This story was updated to clarify the final cost of the proposal and funding sources for new lanes over the American Legion Bridge.
Gov. Larry Hogan and Virginia Gov. Ralph Northam on Tuesday announced a partnership to improve and expand the American Legion Bridge, a regional traffic bottleneck with worsening congestion.
The billion-dollar “Capital Beltway Accord,” announced at a regional transportation forum, will replace existing lanes in both directions across the Potomac River and add two new express lanes in each direction between the George Washington Memorial Parkway in Virginia and River Road in Maryland.
The expanded American Legion Bridge will add four express toll lanes in addition to the eight lanes already present. Both governors described the project as vital to improving traffic along the bridge — an aging piece of infrastructure which they blamed for long delays and worsening congestion in the area.
The bridge has been operating beyond its capacity for nearly four decades, according to a press release from Northam’s office. More than 40% of residents in the region travel over the bridge, and both states expect traffic to grow by another 1.2 million people by 2040.
Maryland will take the lead on reconstruction, Hogan said, but Virginia will pay for 50% of the new express lanes on the bridge. Virginia will also pay for 21% of the general purpose lanes, according to Assistant Secretary of Transportation Amy Wight, while Maryland will pay for 79%.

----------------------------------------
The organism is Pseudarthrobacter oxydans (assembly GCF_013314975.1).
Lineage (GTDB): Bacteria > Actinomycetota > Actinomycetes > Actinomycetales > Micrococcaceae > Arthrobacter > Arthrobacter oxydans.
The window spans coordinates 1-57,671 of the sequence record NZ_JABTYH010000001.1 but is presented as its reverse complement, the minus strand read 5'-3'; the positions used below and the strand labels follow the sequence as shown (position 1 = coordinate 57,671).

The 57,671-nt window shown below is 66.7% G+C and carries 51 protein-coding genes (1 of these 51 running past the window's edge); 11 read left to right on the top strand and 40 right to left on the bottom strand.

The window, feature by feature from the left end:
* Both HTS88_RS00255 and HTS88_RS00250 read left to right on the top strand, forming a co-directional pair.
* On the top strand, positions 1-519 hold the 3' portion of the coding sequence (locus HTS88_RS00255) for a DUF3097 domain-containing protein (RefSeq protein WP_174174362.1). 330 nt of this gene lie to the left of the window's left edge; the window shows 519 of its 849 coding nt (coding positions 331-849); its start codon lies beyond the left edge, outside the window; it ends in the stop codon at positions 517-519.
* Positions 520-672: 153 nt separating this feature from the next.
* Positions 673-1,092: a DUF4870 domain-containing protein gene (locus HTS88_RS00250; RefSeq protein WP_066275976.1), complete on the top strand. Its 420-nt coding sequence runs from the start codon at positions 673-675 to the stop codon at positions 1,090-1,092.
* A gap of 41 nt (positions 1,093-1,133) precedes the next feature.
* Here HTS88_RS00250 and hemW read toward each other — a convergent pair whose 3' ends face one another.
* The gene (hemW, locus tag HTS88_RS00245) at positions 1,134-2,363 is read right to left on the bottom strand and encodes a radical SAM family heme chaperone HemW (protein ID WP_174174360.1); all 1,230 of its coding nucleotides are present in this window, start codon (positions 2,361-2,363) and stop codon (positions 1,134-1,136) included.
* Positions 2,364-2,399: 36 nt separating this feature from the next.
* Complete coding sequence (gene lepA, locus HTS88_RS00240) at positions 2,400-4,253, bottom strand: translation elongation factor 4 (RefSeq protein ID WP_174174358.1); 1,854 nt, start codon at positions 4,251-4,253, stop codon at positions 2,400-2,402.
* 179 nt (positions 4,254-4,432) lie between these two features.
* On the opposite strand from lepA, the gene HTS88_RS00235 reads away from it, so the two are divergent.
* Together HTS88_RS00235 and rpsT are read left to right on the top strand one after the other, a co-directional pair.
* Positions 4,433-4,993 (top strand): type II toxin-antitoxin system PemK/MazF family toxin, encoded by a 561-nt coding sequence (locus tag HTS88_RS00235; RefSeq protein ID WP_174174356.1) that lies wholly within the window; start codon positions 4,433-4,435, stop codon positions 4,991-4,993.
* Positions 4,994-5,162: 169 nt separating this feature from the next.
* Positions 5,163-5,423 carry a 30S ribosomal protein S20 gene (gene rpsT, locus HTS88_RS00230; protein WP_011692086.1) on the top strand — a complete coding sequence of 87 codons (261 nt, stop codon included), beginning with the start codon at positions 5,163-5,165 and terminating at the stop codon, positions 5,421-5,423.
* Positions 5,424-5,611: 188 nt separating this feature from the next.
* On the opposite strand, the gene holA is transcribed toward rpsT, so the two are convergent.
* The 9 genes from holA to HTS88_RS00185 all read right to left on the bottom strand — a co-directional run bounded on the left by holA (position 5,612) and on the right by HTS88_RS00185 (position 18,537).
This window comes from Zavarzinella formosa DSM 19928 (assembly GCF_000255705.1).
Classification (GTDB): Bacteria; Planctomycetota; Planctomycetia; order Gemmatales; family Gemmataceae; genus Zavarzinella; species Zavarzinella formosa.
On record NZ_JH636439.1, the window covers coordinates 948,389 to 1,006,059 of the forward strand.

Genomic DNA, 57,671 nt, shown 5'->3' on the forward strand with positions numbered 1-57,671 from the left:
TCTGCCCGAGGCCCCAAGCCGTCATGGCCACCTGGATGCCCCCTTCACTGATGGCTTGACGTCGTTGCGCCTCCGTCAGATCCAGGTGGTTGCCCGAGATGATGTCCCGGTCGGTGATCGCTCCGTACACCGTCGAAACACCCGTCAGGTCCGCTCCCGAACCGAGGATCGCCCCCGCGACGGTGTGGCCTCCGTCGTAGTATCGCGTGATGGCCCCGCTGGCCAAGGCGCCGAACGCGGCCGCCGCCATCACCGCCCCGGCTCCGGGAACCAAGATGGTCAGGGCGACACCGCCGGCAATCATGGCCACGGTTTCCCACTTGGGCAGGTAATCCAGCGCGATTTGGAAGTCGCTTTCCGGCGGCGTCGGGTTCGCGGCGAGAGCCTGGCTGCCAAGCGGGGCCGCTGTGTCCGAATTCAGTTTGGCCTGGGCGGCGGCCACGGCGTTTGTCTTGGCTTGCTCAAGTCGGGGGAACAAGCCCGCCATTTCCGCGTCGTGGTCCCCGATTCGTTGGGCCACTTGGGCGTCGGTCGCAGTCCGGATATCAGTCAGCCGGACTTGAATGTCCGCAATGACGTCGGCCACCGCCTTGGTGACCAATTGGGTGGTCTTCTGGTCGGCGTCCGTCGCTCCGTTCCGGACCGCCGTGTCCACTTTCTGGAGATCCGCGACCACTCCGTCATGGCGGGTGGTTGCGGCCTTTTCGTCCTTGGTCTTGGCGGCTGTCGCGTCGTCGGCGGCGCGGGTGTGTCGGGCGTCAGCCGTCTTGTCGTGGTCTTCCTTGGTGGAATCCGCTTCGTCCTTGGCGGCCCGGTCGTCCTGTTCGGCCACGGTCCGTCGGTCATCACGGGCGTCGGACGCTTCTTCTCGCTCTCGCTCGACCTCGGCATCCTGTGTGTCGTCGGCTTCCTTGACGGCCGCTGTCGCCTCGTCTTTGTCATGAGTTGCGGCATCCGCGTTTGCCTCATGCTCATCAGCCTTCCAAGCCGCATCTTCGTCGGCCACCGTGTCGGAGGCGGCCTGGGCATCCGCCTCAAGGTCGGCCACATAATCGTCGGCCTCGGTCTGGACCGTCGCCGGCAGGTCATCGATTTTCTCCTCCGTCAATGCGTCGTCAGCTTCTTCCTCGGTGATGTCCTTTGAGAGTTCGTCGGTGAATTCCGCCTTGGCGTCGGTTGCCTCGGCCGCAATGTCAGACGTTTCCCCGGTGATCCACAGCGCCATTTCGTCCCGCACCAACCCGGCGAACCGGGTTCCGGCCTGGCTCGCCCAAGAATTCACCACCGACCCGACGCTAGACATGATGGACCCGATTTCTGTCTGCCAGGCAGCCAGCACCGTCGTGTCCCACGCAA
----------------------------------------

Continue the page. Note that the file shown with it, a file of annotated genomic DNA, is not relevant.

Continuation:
Officials from both states say the project will require no public funding.
“We are confident that the toll revenue will fund the project costs,” Wight wrote in an email.
The plan also calls for Maryland to add express toll lanes on the Capital Beltway more quickly than originally planned.
Under the accord, the state will prioritize adding toll lanes on I-495 to the Potomac River and the I-95 interchange in Prince George’s County, Hogan said. The initial phase of his existing lane widening project was previously limited to widening the southern portion of I-270.
At the same time, Virginia will complete its own express lane project leading to the bridge.
“A bipartisan, common-sense, interstate agreement like this comes around once in a generation,” Hogan said.
Officials from both administrations have been negotiating the details of the project since the summer, he added.